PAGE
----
The Concordian regrets that there were unintentional similarities between Kalina Laframboise’s article, “Dissent continues to grow for Bill 60,” published Dec. 20 by the Canadian University Press and Tim Weynerowski’s article, “Concordia University denounces Bill 60,” published on Jan. 7 in The Concordian.
The following are the two paragraphs in question from the Jan.7 article.
“As the third and last English university to publicly denounce the Parti Québécois’ proposed legislation, Concordia Universityto the Quebec Charter of Secular Values (Bill 60) with a letter from president Alan Shepard and a joint statement issued on Dec. 18 by the Senate Steering Committee and Board Executive Committee.”
“Both universities take issue with certain key elements of the proposed Charter which include prohibiting civil servants from wearing ostentatious religious symbols and limiting time off for religious reasons.”
We have printed the entirety of Ms. Laframboise’s article below.
Dissent continues to grow for Bill 60
Jamais deux sans trois — never two without three
Quebec Bureau Chief
MONTREAL (CUP) — Concordia University is the third and last English university in Quebec to publicly denounce the charter of secularism proposed by the Parti Québécois.
The university released a detailed statement on Wednesday (Dec. 18), outlining why the institution could not support the PQ’s proposed legislation that aims to separate church and state. It states that current circumstances, recruitment and retention, and the autonomy of the university is at stake should Bill 60 pass into law.
“Universities and their employees are not government agents,” reads the statement. “The freedom to teach, to carry out research, and indeed to criticize the state are fundamental elements of that autonomy.”
Quebec has only three English universities: McGill University and Concordia located in Montreal, and Bishop’s University in Sherbrooke. McGill was the first post-secondary institution to criticize the provincial government’s plan in late September while Bishop’s passed a resolution in October condemning the charter.
Concordia wants the PQ to radically amend its legislation taking issue with “certain key elements” which includes prohibiting civil servants — such as professors and administration — from wearing “ostentatious” religious symbols and limiting time off for religious reasons.
“The prohibition against visible religious symbols would affect our more than 7,000 full- and part-time employees,” reads the statement. “Many of whom are also students at the university and who depend on their employment as research and teaching assistants to help pay for their educations.”
The university believes it is too diverse for the charter not to be divisive — Bill 60 puts the future Concordia has at risk.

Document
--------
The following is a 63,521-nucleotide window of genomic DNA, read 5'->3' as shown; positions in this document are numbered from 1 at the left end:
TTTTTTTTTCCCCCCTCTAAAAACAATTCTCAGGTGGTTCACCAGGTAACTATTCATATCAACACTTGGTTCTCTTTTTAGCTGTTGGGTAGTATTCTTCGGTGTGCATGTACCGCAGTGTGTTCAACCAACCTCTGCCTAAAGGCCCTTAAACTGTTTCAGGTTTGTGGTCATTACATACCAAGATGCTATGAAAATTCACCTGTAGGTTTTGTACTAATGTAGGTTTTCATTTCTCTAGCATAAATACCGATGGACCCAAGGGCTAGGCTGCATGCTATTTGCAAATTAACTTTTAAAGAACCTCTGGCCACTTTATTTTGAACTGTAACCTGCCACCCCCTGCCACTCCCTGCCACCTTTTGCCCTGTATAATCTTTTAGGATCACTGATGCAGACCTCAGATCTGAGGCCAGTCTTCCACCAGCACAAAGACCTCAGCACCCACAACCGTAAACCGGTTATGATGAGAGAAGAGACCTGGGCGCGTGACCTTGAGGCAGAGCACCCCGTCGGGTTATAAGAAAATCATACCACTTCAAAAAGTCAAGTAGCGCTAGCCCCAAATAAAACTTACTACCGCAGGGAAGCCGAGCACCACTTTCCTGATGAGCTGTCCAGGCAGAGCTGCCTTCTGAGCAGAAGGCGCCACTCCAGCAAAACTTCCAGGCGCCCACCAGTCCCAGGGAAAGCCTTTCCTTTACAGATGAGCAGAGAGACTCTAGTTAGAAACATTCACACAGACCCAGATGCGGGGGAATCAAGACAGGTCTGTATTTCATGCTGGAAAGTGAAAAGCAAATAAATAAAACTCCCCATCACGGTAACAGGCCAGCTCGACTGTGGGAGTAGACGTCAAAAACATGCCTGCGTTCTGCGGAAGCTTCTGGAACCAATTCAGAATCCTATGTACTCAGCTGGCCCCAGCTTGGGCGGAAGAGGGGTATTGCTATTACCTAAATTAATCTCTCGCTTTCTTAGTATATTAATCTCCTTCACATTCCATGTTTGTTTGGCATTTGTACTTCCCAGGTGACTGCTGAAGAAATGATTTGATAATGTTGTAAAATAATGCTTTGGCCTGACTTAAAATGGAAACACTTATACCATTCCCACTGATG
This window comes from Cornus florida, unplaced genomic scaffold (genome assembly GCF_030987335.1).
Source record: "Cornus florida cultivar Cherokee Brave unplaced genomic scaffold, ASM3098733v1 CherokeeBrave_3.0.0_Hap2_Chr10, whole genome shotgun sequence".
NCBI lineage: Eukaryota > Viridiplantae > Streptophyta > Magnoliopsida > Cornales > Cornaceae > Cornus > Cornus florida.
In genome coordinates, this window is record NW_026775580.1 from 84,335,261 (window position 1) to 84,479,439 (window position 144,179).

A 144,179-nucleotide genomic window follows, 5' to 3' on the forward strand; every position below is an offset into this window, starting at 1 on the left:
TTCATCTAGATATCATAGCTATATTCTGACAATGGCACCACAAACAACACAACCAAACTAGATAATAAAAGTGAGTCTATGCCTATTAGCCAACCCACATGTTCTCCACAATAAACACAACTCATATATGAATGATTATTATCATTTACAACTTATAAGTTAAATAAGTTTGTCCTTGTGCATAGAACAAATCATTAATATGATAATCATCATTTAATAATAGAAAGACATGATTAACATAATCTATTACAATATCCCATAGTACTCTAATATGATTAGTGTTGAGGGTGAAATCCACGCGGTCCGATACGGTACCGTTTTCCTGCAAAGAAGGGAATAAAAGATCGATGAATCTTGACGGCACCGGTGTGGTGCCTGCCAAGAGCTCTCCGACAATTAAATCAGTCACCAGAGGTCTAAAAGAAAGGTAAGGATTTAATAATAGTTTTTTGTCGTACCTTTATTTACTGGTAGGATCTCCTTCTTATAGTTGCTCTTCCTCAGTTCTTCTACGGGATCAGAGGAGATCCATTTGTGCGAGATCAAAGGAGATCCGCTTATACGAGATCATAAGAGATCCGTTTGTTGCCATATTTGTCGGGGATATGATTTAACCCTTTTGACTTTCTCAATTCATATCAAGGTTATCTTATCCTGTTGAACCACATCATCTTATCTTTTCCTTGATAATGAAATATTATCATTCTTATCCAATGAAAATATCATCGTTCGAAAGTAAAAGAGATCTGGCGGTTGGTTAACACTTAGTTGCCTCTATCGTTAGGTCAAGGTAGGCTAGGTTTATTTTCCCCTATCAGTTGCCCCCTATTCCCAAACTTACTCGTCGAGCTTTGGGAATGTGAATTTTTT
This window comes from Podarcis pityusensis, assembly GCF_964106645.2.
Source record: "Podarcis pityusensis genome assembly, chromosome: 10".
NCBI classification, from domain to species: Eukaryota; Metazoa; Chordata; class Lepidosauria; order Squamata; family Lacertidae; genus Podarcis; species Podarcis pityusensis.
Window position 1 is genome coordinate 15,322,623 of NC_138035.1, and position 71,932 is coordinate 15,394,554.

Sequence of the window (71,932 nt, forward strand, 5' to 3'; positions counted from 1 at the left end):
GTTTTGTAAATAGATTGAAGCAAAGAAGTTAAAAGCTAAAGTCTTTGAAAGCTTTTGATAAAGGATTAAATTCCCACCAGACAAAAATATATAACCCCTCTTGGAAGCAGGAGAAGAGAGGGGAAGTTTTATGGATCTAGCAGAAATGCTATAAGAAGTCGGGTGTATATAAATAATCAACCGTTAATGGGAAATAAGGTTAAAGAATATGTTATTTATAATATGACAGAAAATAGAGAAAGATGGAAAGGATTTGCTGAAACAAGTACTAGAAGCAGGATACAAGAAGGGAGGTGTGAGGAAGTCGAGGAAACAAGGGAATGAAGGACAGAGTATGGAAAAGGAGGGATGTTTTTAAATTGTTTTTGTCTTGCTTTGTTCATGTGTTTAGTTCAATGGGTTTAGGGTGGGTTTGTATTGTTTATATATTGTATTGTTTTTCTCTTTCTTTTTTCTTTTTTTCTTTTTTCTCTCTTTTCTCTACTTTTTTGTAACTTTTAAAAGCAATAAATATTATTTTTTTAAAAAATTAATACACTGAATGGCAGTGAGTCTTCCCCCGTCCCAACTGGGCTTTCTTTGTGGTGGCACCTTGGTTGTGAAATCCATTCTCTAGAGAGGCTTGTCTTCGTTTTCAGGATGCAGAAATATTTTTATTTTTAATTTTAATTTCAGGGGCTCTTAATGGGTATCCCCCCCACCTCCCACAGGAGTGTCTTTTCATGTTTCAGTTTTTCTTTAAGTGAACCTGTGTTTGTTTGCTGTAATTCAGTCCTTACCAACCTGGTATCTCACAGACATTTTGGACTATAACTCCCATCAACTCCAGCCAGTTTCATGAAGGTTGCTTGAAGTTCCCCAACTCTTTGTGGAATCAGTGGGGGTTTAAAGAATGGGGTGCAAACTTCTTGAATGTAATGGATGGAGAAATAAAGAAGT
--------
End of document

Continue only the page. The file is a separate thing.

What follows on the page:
The statement comes after months of deliberation by the university bodies including calls for input from students, professors and staff of the community to submit directly to the university’s president, Alan Shepard. It is the largest English post-secondary institution in Quebec with enrolment surpassing 40,000 students.
However, the statement is a joint announcement from the Board of Governors, Senate and various associations within the university including the Concordia Student Union (CSU) and the Graduate Students’ Association (GSA). Both student associations denounced the move months ago and have been present at anti-charter rallies in the downtown core of Montreal.
James Tyler Vaccaro, vice-president clubs and internal affairs of the CSU, agreed with the process initiated by Concordia.
“Dr. Shepard did a great job of asking for input from the different parts of the Concordia community,” said Vaccaro. “The stance developed with the Senate and the Board of Governors speaks to the deeply ingrained values that make up Concordia.”
The PQ is accepted submissions on Bill 60 from citizens of Quebec and public bodies until Friday, Dec. 20, to be considered before the National Assembly in January, yet the response since early December has been overwhelmingly negative.
Bill 60 seeks to amend the Quebec Charter of Rights and Freedoms by outlining a framework for reasonable accommodations on religious grounds. The PQ also wants to prohibit civil servants from wearing religious garb — such as niqabs, turbans and hijab — while working. The charter is meant to promote secularism in Quebec yet has created a division amongst citizens since September.
A slew of CÉGEPs and universities publicly said they could not support Bill 60 including the Université de Sherbrooke, Université de Montréal and Université du Québec à Montréal — traditionally a PQ stronghold. Hospitals, unions and school boards in Montreal have also criticized the proposed legislation. Criticism has also come from outside of Quebec, including Prime Minister Stephen Harper, leader of the official opposition Thomas Mulcair, Liberal party leader Justin Trudeau and Green party leader Elizabeth May.
The dissent has even reached individuals who share a fundamental belief with the PQ: a sovereign Quebec. Former Bloc Québécois MP Maria Mourani, who now sits as an Independent in the House of Commons due to her disagreement with the charter, publicly announced on Wednesday (Dec. 18) that she no longer supports the sovereignty movement.
“The flagship of sovereignty is nothing like it was before,” wrote Mourani in an open letter. “There are still a few independentist leaders who advocate an inclusive vision of the Quebec identity, but they are clearly on the fringe.”
Mourani went so far as to imply that the PQ has not only lost sight of protecting Quebecers but that Canada protects Quebec’s distinct identity better than the provincial government does.